Gluey is a bare-bones unification framework. It defines low-level primitives for unifying objects including support for recursive unfication and backtracking. Though it does not define tree-like unification types, it does define primitives that make these very simple to build. For a full-featured logic framework (built on top of Gluey!), check out Axiomatic.
Your handy unification primitive.
Binding is a sort of variable that can be linked to another binding such that they will always have the same value. The unification of two
Bindings will always succeed unless both already have values, and these values are not equal. If the two are incompatible, a
UnificationError is thrown. Behind the scenes,
Bindings are held together by sharing a common
Glue, but you don't need to worry about this. All you need to know is that once two
Bindings are bound, they will always have the same value.
let a = Binding<Int>() let b = Binding<Int>() let c = Binding<Int>() try Binding.unify(a, b) // all good try Binding.unify(b, c) // we're cool a.value = 10 print(c.value) // -> 10 let d = Binding<Int>() try Binding.unify(a, d) // no problem print(d.value) // -> 10 // Since d.value = nil, it will take on a's value. let e = Binding<Int>() e.value = 20 try Binding.unify(a, e) // UNIFICATION ERROR!!! // Since a.value = 10 and b.value = 20, they cannot be unified.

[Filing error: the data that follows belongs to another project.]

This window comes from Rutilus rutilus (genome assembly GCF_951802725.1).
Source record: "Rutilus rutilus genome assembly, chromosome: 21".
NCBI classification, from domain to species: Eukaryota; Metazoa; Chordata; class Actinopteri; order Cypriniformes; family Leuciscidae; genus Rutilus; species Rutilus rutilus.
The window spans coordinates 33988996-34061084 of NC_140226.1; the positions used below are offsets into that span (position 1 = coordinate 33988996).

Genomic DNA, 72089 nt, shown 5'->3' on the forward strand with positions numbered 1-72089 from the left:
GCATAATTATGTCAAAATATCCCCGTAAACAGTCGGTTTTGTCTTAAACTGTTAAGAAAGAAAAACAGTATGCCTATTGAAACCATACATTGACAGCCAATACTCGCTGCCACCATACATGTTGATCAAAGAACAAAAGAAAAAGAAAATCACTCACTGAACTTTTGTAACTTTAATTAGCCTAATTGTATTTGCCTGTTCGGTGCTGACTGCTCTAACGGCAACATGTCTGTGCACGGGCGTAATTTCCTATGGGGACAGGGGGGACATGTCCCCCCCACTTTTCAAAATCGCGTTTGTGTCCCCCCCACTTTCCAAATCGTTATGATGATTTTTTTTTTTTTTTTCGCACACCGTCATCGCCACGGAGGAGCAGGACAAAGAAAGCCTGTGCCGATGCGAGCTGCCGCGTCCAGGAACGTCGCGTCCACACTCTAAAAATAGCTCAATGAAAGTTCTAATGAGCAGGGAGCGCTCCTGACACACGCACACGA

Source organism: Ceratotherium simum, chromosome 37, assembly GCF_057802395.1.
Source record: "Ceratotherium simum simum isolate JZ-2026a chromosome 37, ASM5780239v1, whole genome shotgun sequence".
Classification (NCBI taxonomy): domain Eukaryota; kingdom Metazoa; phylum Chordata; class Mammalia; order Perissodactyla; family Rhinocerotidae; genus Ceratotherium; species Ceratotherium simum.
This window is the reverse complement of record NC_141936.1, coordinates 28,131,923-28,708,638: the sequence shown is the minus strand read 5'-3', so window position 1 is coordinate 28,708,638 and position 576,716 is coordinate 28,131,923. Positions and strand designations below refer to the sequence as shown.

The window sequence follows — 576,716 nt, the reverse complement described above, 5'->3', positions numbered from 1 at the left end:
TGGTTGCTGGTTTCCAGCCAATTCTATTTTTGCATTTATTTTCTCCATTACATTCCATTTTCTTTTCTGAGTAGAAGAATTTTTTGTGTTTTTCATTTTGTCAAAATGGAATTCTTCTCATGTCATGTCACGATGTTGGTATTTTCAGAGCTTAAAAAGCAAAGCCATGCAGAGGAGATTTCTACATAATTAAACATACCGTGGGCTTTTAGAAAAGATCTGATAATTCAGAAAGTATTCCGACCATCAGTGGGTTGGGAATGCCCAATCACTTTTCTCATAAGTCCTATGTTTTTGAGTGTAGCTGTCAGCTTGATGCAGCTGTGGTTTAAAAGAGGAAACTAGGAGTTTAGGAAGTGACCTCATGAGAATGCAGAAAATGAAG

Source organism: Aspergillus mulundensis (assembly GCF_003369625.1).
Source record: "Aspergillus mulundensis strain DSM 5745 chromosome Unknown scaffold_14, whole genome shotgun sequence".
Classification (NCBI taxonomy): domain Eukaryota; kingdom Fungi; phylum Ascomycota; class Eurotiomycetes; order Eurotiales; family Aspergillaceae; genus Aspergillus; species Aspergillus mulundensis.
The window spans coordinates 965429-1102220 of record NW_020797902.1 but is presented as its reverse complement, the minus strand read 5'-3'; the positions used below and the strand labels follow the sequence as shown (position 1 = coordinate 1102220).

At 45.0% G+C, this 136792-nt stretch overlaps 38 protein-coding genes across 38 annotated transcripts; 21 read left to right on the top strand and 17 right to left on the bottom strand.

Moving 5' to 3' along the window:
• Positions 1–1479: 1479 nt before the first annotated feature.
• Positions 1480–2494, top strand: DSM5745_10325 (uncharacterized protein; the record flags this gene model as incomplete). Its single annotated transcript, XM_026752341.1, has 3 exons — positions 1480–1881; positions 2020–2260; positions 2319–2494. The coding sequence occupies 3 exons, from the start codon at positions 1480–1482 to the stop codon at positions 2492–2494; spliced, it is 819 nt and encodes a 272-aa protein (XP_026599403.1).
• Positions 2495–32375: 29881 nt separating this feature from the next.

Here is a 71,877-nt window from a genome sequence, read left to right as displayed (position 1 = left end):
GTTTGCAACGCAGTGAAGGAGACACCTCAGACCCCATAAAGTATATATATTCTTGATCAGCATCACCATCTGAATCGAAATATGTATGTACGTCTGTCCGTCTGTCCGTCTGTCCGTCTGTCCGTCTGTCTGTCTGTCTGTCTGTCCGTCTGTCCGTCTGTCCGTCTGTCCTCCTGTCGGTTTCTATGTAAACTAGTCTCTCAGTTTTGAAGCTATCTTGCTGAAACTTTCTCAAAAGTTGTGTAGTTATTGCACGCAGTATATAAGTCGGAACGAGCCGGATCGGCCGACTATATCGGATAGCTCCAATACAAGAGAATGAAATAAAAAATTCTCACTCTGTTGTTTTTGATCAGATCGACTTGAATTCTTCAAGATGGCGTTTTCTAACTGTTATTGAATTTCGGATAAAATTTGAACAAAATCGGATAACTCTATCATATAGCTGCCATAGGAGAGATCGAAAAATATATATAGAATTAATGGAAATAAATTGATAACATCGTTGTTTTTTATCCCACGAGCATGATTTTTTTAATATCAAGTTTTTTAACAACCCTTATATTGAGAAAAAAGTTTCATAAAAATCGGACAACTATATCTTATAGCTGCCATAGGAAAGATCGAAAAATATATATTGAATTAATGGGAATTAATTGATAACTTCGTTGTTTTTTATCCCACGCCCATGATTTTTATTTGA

The recursive unification superstar!
Gluey also defines a generic enum
Unifiable<Element> with cases
Literal(Element) making it easy to unify known literals with unknown variables. A very useful property of
Unifiable is that it will also attempt to recurisvely unify the literal case if
Element: UnifiableType. This allows
Unifiable to be used to create powerful tree-like structures that can be easily unified.
// Unification of literal and variable let a = Unifiable.Literal(10) let b = Unifiable.Variable(Binding<Int>()) try Unifiable.unify(a, b) print(b.value) // -> 10 // Recursive unification let c = Unifiable.Literal(Unifiable.Literal(10)) let d = Unifiable.Literal(Unifiable.Variable(Binding<Int>())) try Unifiable.unify(c, d) print(d.value?.value) // -> 10